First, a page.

Mars Hill Church Admits Fault in Confusion on Mars Hill Global; Still No Report of Donation Amounts

In a change of course, Mars Hill Church leaders admitted they caused confusion, and have offered to direct Mars Hill Global donations to international missions. They still have not clearly provided a specific accounting of the funds but they have come closer. Here are the new questions and answers added which are significant admissions:

WHERE HAVE PAST GIFTS BEEN USED?

During fiscal years 2009-2014, over $10MM dollars has been given to Mars Hill Church by the Mars Hill global family. During that same time period $22.48MM has been spent on church planting in the US, India and Ethiopia. In 2009-11 over 80% of funds given by the Mars Hill global family went to Acts 29 church planting and funds were consistently spent in India for church planting in each of those years. In 2012- 2014 expenditures for church planting efforts in India and Ethiopia were increased with the preponderance of expenses related to church plants and replants in the U.S.

I GAVE AND THOUGHT THAT MY MARS HILL GLOBAL GIFT WAS SOLELY USED FOR CHURCH PLANTING OUTSIDE OF THE UNITED STATES. WHAT DO I DO?

If you gave previously and were intending that your gifts would be used solely for international efforts, we sincerely apologize for the confusion caused by a lack of clarity on our part. If you still want your previous gift(s) to be directed to our international work, please email giving@marshill.com and we will make sure that your previous gift(s) will be used to support making disciples and planting churches specifically in Ethiopia, where we are currently supporting 40 evangelists, or in India, where we support 33 church planters. From July 2014, we have clearly communicated that donations to Mars Hill Global go to making disciples and planting churches in the United States, Ethiopia, India and wherever else around the globe Jesus calls us into his mission.

Let’s take the first question and answer. Mars Hill Global was first discussed in 2009 as a means of connecting with people who were not attending a Mars Hill Church. Eventually, it became a fund that supported Mars Hill church planting, Acts 29 Network of churches, and the Resurgence training center. However, in late 2011, that changed with the elevation of Sutton Turner as executive pastor. Gradually, the description of Mars Hill Global changed to make it into a way that Mars Hill Church could help international mission efforts. At times, the description was confusing in that Global sounded like both a source of donations (“the podcasters”) and a destination for assistance (Ethiopian evangelists and Indian church planters). By the FY 2013 annual report, the transition to Mars Hill Church’s way to “participate in the worldwide mission of Jesus” was complete. All accomplishments listed on this page were about Ethiopia and India with no mention of U.S. church planting, Resurgence, of Acts 29.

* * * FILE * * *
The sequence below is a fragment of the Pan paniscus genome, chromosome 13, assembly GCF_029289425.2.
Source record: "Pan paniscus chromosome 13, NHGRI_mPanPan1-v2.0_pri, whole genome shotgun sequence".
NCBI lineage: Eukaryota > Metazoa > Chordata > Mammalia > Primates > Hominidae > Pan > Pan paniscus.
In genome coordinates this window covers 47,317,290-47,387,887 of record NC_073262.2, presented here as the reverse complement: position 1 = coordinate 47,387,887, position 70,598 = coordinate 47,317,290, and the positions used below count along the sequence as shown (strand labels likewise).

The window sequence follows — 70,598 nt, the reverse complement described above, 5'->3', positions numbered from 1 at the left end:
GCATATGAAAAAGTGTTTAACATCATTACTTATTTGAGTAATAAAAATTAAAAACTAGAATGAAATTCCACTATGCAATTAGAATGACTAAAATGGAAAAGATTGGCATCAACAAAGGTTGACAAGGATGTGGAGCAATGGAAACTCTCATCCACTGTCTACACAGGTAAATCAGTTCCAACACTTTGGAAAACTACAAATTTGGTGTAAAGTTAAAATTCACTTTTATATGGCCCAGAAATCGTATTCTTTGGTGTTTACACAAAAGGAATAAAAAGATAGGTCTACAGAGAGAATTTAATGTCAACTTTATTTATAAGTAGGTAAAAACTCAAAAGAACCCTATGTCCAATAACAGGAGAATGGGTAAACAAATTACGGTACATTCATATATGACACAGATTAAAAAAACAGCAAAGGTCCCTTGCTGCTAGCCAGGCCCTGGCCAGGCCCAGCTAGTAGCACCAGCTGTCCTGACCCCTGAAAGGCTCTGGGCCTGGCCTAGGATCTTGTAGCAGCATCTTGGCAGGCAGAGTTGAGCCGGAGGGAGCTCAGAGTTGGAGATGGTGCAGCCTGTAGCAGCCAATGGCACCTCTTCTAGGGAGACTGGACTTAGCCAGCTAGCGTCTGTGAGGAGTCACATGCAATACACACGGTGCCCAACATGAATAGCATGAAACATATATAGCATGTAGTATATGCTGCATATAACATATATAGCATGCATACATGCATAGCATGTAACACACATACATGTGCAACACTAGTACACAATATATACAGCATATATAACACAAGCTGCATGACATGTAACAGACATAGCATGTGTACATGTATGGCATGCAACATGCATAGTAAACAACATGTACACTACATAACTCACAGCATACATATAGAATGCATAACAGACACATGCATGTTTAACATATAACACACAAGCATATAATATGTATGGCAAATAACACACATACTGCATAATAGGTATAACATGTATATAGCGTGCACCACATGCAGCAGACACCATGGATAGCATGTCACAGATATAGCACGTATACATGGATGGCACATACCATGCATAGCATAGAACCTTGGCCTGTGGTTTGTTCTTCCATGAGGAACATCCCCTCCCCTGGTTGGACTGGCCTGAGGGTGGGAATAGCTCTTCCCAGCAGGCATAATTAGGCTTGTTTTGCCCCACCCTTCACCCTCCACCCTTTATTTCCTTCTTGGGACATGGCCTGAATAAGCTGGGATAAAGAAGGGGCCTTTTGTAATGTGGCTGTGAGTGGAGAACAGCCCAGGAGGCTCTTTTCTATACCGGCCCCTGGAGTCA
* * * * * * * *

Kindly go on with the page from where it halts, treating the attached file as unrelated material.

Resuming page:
Now Mars Hill has come a step closer to admitting that they misled the congregation:

I GAVE AND THOUGHT THAT MY MARS HILL GLOBAL GIFT WAS SOLELY USED FOR CHURCH PLANTING OUTSIDE OF THE UNITED STATES. WHAT DO I DO?

If you gave previously and were intending that your gifts would be used solely for international efforts, we sincerely apologize for the confusion caused by a lack of clarity on our part.